Projections 2: Making Places through Information Technology

Projections, the Journal of the MIT Department of Urban Studies and Planning, focuses on the most innovative and cutting edge research in planning. Each volume is devoted to a different topic of interest to planning scholars, students, and professionals. As a peer-reviewed publication, Projections welcomes original high quality submissions at the vanguard of planning theory and practice.

To date, most public debate about the Internet has lacked a connection to the communities of place that urban planners and designers deal with on a daily basis. The largely publicized ability of the Internet to transcend national borders, rendering geography irrelevant, has been one of the myths surrounding its existence since the early 1990s. Granted, the World Wide Web and email have been the tools for some remarkable acts of space-time transformation.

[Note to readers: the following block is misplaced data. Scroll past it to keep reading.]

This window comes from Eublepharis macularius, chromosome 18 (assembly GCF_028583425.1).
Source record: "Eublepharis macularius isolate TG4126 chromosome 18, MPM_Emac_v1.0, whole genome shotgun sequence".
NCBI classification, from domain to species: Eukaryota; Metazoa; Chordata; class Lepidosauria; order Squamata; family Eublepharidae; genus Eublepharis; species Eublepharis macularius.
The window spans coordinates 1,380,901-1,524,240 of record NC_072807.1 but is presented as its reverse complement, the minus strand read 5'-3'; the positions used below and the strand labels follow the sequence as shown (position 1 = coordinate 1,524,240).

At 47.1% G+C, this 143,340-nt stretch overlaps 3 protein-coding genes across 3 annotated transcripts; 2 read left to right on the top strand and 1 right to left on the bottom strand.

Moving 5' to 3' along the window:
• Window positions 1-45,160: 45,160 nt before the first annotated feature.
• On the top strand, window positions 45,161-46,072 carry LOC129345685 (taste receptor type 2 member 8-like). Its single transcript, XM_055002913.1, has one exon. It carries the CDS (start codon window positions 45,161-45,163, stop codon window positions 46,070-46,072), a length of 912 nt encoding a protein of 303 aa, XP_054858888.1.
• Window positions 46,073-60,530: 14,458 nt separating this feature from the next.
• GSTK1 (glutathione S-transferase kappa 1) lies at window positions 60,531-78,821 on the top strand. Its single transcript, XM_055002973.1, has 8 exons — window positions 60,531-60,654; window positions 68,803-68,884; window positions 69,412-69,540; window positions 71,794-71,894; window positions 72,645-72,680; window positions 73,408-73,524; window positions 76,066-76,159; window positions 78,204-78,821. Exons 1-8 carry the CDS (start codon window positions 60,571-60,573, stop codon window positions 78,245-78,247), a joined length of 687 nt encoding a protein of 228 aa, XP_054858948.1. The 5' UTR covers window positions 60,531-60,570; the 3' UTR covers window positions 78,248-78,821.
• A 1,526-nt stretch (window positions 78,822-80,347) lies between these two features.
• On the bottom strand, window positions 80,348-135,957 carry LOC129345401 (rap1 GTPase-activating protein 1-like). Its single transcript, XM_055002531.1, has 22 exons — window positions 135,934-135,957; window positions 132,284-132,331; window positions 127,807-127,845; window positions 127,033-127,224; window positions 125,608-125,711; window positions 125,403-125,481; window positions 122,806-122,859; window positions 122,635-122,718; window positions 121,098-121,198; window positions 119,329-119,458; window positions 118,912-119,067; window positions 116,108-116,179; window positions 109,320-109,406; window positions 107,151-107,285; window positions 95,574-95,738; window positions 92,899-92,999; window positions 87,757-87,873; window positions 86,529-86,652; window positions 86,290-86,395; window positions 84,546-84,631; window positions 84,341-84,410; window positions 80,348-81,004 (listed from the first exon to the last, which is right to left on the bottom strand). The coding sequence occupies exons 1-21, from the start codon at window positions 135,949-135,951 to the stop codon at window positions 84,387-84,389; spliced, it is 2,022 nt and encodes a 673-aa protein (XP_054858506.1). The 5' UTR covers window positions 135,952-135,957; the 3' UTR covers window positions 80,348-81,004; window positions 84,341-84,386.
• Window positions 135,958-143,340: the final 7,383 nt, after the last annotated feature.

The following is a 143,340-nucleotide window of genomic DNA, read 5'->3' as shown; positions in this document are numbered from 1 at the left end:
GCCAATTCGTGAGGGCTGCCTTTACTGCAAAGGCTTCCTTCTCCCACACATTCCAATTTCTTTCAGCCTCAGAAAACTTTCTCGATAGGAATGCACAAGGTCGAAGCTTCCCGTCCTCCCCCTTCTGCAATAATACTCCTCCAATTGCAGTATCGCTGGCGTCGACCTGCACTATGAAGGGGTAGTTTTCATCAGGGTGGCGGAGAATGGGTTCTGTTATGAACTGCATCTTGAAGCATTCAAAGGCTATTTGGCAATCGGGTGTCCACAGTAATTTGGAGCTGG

The contributors to this issue span a range of disciplines and institutions. All students, they represent the vanguard of new research in urban planning and design, architecture, technology policy, and media arts and sciences. With contributors from the University of California, the University of Michigan, the Technical University of Braunschweig in Germany, as well as many departments at MIT, we have tried to reach beyond the bounds of our own campus and engage other young scholars in debate about these important issues. This should come as no surprise, as universities drove the development of Internet technologies - Tim Berners-Lee invented the World Wide Web so that physicists could collaborate more easily over great distances. We hope that urban scholars will make an even greater effort in the future to seek out and engage each other to share knowledge and experiences by electronic media.

Read the full volume